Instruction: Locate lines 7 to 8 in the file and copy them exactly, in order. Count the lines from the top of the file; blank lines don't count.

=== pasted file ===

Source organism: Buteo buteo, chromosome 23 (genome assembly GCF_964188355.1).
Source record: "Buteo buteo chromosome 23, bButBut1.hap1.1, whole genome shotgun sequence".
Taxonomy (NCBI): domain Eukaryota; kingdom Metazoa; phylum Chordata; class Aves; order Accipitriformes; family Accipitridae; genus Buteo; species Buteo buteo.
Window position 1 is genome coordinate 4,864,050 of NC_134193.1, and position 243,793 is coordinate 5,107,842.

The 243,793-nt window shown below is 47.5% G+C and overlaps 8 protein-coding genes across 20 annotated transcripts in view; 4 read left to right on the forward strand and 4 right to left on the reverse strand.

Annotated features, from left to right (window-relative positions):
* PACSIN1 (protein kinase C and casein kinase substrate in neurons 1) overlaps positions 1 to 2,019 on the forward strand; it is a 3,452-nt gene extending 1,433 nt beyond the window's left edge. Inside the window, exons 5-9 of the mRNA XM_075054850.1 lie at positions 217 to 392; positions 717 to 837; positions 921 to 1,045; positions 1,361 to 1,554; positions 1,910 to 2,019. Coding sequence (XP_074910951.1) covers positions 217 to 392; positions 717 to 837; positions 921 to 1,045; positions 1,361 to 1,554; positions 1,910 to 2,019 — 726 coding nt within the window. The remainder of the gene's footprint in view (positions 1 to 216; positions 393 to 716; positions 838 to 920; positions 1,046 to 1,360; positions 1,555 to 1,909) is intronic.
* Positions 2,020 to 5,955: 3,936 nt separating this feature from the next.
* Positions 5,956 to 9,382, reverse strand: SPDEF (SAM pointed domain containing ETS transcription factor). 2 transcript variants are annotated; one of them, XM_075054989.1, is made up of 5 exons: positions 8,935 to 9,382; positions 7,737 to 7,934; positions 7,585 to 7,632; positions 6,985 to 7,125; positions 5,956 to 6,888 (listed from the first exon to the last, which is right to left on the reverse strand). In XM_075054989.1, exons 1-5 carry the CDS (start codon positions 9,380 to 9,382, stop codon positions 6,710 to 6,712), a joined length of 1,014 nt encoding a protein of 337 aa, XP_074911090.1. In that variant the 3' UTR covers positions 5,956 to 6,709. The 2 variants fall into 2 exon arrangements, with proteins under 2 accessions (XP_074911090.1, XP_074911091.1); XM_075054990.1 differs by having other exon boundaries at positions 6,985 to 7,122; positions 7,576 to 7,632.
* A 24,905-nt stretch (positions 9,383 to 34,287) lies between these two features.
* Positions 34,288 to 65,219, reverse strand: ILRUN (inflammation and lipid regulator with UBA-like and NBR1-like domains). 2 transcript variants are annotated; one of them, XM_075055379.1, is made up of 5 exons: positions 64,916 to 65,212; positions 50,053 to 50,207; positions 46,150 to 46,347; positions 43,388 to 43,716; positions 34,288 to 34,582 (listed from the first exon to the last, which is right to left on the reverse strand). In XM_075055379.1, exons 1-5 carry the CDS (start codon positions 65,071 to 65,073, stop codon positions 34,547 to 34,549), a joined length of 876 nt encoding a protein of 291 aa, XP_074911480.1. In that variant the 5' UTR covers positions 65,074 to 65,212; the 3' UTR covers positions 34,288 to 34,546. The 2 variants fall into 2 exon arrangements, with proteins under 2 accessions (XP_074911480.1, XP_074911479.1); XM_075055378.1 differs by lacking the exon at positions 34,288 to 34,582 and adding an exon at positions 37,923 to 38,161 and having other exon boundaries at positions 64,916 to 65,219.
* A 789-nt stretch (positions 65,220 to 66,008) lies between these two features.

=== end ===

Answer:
* PACSIN1 (protein kinase C and casein kinase substrate in neurons 1) overlaps positions 1 to 2,019 on the forward strand; it is a 3,452-nt gene extending 1,433 nt beyond the window's left edge. Inside the window, exons 5-9 of the mRNA XM_075054850.1 lie at positions 217 to 392; positions 717 to 837; positions 921 to 1,045; positions 1,361 to 1,554; positions 1,910 to 2,019. Coding sequence (XP_074910951.1) covers positions 217 to 392; positions 717 to 837; positions 921 to 1,045; positions 1,361 to 1,554; positions 1,910 to 2,019 — 726 coding nt within the window. The remainder of the gene's footprint in view (positions 1 to 216; positions 393 to 716; positions 838 to 920; positions 1,046 to 1,360; positions 1,555 to 1,909) is intronic.
* Positions 2,020 to 5,955: 3,936 nt separating this feature from the next.